Improving campus safety and security does factor in their enrolment decisions

For many prospective college students, campus safety and security do factor in their enrolment decisions. Reportedly up to 38 percent of students said it was a consideration when applying.

For many prospective college students, campus safety and security do factor in their enrolment decisions. Reportedly up to 38 percent of students said it was a consideration when applying.

Awareness about student safety experiences and perspectives can drive higher ed institutions’ efforts related to safety and security spending as well as creating a culture where students—even those who don’t enter college with trust in the police—feel they can turn to the professionals focused on keeping them safe.

The following are six approaches and actions to consider:

1. Be Transparent About Data and Policy
Provide an annual safety report with statistics of campus crime and efforts taken to improve safety, as well as a daily crime log; policies about concealed weapons, officer investigations and victim/witness assistance; the campus safety training curriculum taken by student organizations and athletes; lists of recent campus safety efforts and planned ones; and more.

2. Help Make the Area Around Campus Safer
Institutions whose campuses are surrounded by neighbourhoods with high crime shouldn’t think of the challenge as keeping students safe from those in the community, they should consider what they you doing as a campus to make the community safer. Some universities launch grant programs to give landlords of nearby private residences funding for security cameras and better lighting. Others have partnered with local entities on pedestrian safety and rail safety.

3. Cultivate Relationships Between Campus Security and Students
While students often have a great deal of trust in their campus safety and security staff, that dips to fewer than one in four LGBTQIA+ students and fewer than one in five students who had negative interactions with police before college. Holding a drop-in event where students can get to know campus safety officers is one way to build rapport. Campus officials could also organize a town hall meeting so students could discuss their own experiences with city police officers. Expanding and ensuring more diversity in security staff, can also be good steps in building a more inclusive security force.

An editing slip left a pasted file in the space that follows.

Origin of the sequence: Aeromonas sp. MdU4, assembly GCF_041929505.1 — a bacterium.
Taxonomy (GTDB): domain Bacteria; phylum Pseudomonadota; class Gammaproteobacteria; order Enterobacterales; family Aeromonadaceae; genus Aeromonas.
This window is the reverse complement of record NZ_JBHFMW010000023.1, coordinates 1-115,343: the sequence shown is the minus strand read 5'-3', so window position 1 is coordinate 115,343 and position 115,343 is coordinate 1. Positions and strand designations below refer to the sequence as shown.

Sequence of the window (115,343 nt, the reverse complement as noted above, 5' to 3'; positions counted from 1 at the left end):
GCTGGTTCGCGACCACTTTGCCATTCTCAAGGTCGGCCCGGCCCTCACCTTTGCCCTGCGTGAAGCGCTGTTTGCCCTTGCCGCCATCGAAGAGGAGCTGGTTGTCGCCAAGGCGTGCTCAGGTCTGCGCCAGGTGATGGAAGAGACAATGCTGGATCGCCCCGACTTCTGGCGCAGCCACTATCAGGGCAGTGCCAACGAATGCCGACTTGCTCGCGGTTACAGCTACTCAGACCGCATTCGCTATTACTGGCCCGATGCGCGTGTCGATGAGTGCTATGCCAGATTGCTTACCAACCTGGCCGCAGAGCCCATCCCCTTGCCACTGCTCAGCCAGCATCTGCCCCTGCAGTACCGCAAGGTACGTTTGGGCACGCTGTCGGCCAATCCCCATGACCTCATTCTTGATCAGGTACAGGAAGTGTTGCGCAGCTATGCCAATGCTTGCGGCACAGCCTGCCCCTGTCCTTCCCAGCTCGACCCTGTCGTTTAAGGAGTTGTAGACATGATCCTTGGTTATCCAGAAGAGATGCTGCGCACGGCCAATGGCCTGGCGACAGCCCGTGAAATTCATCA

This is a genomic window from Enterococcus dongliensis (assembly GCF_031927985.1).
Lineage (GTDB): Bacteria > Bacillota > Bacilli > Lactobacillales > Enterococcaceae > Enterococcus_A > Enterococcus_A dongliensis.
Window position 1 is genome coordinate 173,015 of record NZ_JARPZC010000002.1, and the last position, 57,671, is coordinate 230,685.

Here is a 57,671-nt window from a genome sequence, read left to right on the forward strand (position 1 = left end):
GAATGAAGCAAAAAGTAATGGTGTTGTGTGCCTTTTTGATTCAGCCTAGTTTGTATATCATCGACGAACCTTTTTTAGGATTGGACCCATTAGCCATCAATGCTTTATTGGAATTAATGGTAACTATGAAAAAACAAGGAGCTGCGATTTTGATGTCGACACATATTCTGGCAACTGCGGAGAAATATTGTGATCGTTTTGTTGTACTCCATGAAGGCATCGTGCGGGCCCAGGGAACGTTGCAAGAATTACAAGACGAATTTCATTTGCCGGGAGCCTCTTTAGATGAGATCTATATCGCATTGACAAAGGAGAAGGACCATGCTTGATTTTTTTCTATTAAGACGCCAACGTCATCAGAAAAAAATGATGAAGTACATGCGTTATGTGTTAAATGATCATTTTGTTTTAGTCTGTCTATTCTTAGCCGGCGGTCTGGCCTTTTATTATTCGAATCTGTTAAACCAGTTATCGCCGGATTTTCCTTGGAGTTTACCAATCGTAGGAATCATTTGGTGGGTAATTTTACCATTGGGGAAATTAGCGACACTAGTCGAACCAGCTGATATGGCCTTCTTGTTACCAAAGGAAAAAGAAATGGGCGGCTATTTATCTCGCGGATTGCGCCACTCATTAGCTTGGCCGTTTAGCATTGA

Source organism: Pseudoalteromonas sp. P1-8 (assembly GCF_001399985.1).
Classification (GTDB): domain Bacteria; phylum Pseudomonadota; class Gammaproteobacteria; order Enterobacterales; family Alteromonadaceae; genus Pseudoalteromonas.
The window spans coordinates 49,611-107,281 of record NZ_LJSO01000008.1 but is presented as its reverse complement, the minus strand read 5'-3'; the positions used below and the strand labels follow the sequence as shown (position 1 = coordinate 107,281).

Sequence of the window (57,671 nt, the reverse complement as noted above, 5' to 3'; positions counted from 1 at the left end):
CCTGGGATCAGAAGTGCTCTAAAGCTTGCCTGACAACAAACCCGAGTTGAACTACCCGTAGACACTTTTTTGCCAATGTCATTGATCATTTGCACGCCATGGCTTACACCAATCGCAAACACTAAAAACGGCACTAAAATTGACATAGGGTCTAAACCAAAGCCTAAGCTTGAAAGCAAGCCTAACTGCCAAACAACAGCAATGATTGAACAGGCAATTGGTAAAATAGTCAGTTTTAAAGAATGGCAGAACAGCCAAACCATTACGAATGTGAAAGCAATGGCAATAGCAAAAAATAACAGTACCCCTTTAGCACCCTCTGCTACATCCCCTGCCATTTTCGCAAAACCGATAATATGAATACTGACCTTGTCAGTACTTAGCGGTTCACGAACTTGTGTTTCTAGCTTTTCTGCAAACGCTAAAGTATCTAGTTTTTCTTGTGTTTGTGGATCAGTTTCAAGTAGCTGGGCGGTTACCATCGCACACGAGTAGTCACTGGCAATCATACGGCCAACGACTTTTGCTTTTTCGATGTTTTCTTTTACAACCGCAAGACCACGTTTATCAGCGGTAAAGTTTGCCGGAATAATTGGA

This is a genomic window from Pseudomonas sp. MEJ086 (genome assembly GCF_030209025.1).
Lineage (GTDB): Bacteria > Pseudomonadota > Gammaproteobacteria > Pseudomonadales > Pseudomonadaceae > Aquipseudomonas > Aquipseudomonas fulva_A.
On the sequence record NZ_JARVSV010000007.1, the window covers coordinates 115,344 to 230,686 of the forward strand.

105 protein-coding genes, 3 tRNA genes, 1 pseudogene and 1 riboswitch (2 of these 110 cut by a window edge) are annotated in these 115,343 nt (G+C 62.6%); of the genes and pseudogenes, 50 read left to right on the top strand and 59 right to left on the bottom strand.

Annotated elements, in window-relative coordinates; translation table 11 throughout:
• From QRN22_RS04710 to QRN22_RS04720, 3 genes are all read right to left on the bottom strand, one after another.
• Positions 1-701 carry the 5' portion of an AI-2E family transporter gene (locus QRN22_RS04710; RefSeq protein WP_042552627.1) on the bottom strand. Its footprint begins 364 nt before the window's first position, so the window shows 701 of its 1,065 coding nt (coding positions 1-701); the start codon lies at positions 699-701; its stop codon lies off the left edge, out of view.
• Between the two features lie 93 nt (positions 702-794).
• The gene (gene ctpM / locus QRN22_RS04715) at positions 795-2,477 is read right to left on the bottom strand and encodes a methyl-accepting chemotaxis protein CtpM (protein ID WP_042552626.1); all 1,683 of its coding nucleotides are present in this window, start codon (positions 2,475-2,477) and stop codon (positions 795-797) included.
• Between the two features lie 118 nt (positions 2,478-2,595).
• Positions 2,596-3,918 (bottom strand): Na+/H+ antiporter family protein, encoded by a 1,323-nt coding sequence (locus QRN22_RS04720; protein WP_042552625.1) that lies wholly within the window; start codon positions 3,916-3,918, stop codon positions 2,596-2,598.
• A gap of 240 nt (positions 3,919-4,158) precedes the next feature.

4. Add Visible Security, and More Visibility, to Campus Walkways
Often seeing safety deterrents and improving visibility across walkways and surrounding areas are an important part of ensuring students feel safe. While many officials consider emergency blue-light boxes antiquated, they do serve as visible signs to some current and prospective students (and families) that help can be called quickly to a precise location.

5. Ensure a Connection Between Campus Safety and Mental Health Awareness
Although not an off-the-shelf solution to preventing crime, the expansion of mental health support to prevent incidents is a top priority. Providing safety officers with de-escalation training, as well as ensuring a counsellor is always on call, are musts. Mental health is not a law enforcement duty, and officers must be equipped to respond to incidents involving students with mental health issues.

How can locate global help?
The Locate app provides a direct connection to the university’s security response team so that any user can easily communicate their safety needs. Packed with easy-to-use features, it helps students, studying or living on-site, as well as campus staff and security personnel to stay safe throughout their day.

• School administration staff can gather crowd-sourced intelligence, increasing situational awareness across different campuses.
• Instigate direct communications with security response teams through our 2-way chat features.
• Create zones to automatically warn students via the app when they have entered a potentially dangerous area, preventing emergency incidents.
• Students can virtually “walk” their friends to a destination by monitoring their location on a real-time map.
• Security teams can receive Geo-tagged reports with text and photographic evidence attached, highlighting safety concerns or emerging incidents.
• In the event of a serious incident, such as an active-shooter on campus, the university can use the cloud-based dashboard to send mass communications out to its thousands of students via SMS, push notifications or email.

To speak to a member of our team, or to book a demo, contact us at or call +44 (0) 208 057 6402.